Second, Weaver Cooke also specifically became aware of the improper balcony sloping and the failure to achieve proper step-downs on the balconies between 2008 and the spring of 2009. Proper balcony sloping and step-downs are intended to provide positive drainage away from the building and its doors; the failure to implement these designs may result in water pooling on balconies. Garud testified that he became aware of improper sloping and water not draining off of the balconies in August of 2008 and that “[e]verybody in Weaver Cooke was aware” of this problem at that time. [10] Garud additionally testified that Weaver Cooke was aware of the failure to achieve adequate step-downs on the balconies by at least September of 2008. [11] Tidey testified that Weaver Cooke knew of the improper balcony sloping by June of 2008. [12] Lloyd and Cline testified that they had no reason to disagree with Garud or Tidey on those issues. [13] Furthermore, Estes confirmed that he became aware of the failure to achieve proper step-downs and the related water intrusion problems in the spring of 2009. [14]

However, Weaver Cooke maintains that it was not until March of 2012, when it received the report of the debtor’s expert, George Barbour (the “Barbour Report”), that it became aware of the impact of the water intrusion from the balconies. Weaver Cooke argues that this is when the extent of the damages caused by defects attributable to Curenton were first discovered. In addition, Weaver Cooke appears to argue that it was not until it received the Barbour Report, in March of 2012, that it was aware that New Bern sought to hold it liable for work performed by Curenton, and thus, its causes of action against Curenton did not accrue until that time.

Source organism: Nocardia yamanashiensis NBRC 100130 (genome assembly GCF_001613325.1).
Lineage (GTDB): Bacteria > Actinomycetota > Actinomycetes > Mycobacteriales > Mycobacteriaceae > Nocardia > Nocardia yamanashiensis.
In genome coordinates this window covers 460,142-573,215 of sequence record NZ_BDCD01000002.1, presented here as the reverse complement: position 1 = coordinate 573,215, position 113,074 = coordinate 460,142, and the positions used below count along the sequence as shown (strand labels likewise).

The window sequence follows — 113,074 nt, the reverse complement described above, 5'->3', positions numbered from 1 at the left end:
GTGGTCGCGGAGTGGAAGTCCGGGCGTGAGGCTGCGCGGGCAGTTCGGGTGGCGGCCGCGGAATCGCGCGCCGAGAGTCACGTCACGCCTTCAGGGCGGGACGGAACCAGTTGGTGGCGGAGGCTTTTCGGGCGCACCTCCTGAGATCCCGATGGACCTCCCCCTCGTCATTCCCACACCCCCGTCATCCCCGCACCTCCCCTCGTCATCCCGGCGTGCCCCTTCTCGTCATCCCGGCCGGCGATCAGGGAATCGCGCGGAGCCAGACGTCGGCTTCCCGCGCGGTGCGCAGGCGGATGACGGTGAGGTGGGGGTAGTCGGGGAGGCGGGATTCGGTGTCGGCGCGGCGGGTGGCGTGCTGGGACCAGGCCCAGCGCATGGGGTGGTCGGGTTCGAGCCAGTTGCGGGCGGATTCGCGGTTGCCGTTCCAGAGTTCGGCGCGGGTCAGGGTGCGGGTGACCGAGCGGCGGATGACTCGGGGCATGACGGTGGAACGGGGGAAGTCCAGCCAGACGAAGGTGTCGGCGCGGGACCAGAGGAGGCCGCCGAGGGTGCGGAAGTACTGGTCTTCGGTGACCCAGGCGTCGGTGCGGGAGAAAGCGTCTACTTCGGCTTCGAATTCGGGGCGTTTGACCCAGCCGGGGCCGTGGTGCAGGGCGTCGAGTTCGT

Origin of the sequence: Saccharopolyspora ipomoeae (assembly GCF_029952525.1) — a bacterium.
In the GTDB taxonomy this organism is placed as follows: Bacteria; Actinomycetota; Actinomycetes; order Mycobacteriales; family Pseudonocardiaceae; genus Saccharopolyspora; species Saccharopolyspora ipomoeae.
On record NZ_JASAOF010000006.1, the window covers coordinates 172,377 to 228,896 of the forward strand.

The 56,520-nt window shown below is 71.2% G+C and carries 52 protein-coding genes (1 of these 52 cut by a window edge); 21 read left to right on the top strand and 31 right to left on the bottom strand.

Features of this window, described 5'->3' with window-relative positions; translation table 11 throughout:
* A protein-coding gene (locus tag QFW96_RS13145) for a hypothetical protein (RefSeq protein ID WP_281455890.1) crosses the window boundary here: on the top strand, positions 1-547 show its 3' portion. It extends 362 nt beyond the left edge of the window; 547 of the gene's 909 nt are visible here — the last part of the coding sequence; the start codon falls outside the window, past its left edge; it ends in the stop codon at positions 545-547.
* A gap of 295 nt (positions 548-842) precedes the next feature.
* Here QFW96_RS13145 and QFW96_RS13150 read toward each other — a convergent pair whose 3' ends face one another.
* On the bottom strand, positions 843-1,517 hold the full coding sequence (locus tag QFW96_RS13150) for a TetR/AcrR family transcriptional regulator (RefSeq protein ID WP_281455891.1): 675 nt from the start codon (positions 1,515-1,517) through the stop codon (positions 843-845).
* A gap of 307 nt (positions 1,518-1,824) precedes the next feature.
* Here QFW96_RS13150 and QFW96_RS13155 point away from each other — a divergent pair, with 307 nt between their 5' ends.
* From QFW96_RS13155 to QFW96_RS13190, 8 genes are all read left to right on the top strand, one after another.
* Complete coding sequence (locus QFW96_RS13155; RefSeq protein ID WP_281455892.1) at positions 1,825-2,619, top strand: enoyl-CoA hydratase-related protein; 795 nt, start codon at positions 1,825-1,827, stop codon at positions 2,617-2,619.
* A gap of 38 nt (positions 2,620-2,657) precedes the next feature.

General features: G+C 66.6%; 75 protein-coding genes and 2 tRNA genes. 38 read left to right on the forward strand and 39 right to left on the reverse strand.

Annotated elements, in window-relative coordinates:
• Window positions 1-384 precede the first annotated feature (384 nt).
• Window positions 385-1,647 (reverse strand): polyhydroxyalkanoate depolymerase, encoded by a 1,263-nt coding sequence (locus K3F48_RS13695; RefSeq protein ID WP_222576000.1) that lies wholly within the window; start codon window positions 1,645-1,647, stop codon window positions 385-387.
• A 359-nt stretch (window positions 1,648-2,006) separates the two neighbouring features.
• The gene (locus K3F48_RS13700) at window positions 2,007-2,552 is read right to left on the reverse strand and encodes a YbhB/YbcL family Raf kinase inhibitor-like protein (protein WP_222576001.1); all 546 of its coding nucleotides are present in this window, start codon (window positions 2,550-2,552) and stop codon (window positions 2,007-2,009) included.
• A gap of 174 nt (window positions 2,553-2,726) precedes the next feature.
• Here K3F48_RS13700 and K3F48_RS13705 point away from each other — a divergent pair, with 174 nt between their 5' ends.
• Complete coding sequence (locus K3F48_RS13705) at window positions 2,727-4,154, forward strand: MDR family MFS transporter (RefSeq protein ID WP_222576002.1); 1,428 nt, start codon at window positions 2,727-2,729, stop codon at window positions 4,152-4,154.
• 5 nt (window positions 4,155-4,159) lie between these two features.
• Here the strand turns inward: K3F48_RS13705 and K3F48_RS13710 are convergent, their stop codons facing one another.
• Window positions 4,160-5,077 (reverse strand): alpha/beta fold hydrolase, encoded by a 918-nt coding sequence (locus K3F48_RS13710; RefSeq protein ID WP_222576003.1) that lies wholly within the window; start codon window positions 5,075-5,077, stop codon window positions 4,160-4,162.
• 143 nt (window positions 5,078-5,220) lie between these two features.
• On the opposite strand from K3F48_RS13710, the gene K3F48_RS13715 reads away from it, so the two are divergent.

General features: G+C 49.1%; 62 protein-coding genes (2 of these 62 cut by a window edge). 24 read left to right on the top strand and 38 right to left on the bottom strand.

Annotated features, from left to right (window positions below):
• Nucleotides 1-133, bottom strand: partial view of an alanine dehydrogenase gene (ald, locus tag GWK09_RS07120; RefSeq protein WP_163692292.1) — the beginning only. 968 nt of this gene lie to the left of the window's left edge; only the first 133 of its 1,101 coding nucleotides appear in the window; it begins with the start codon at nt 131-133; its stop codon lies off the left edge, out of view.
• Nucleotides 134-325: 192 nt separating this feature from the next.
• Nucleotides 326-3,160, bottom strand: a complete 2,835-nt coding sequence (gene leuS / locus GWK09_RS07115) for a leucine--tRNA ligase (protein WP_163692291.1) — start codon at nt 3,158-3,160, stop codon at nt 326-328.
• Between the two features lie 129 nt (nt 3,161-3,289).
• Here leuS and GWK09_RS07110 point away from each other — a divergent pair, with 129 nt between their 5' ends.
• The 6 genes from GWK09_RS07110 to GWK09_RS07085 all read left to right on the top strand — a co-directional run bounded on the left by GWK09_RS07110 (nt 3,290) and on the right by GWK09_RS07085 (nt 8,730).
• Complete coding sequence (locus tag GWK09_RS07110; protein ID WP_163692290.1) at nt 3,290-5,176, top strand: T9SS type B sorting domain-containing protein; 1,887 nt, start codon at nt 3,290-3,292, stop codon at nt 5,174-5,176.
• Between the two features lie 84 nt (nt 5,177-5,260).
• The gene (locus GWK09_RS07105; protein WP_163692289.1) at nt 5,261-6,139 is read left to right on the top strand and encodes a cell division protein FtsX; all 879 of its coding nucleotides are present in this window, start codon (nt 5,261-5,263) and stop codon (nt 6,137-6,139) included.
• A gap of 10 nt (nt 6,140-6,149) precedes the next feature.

The fact that Weaver Cooke may have not known the extent of the damage caused by the water intrusion problem is not material to the legal question of when the statute of limitations with respect to any claim based upon that problem began to run. See Pembee Mfg. Corp. v. Cape Fear Constr. Co., 313 N.C. 488, 329 S.E.2d 350 (1985) . In Pembee, the plaintiff had contracted with two parties for the construction of a 30,000 square foot manufacturing plant in July of 1972. Id. at 489, 329 S.E.2d at 351. By January of 1973, the plant was substantially completed and the plaintiff occupied the building at that time. Within two months of occupying the facility, the plaintiff began to notice leaks in the roof, and made repairs. A few years later, during a five-month period in 1976 going into 1977, extensive leaking occurred. The plaintiff hired an engineer in April 1980, who discovered moisture entrapment in the roofing materials. The plaintiff failed to file suit against the potentially responsible contractors until November of 1981. Id. When the defendants moved to dismiss on grounds that the action was outside the statute of limitations, the North Carolina Supreme Court agreed, concluding that the “the fact that [the roof] was defective was apparent at least by April 1977,” when the intensified leaking occurred. Id. at 494, 329 S.E.2d at 355. At that point, the plaintiff, “although perhaps not aware of the extent of [the] damage, knew that its roof was defective” and therefore was “on inquiry as to the nature and extent of the problem.” Id. at 493, 329 S.E.2d at 354. The plaintiff was at all times aware of the party, or parties, who were potentially liable for the defective roof. Accordingly, the Pembee court held that the cause of action accrued no later than April of 1977, and the plaintiff’s suit was barred by the statute of limitation. Id. at 494, 329 S.E.2d at 355. See also Williams v. Houses of Distinction, Inc., 213 N.C. App. 1, 10-11, 714 S.E.2d 438, 444-45 (N.C. App. 2011) (discussing Pembee in context of determining point in time when a plaintiff “`clearly knew’ of the construction-related defects”).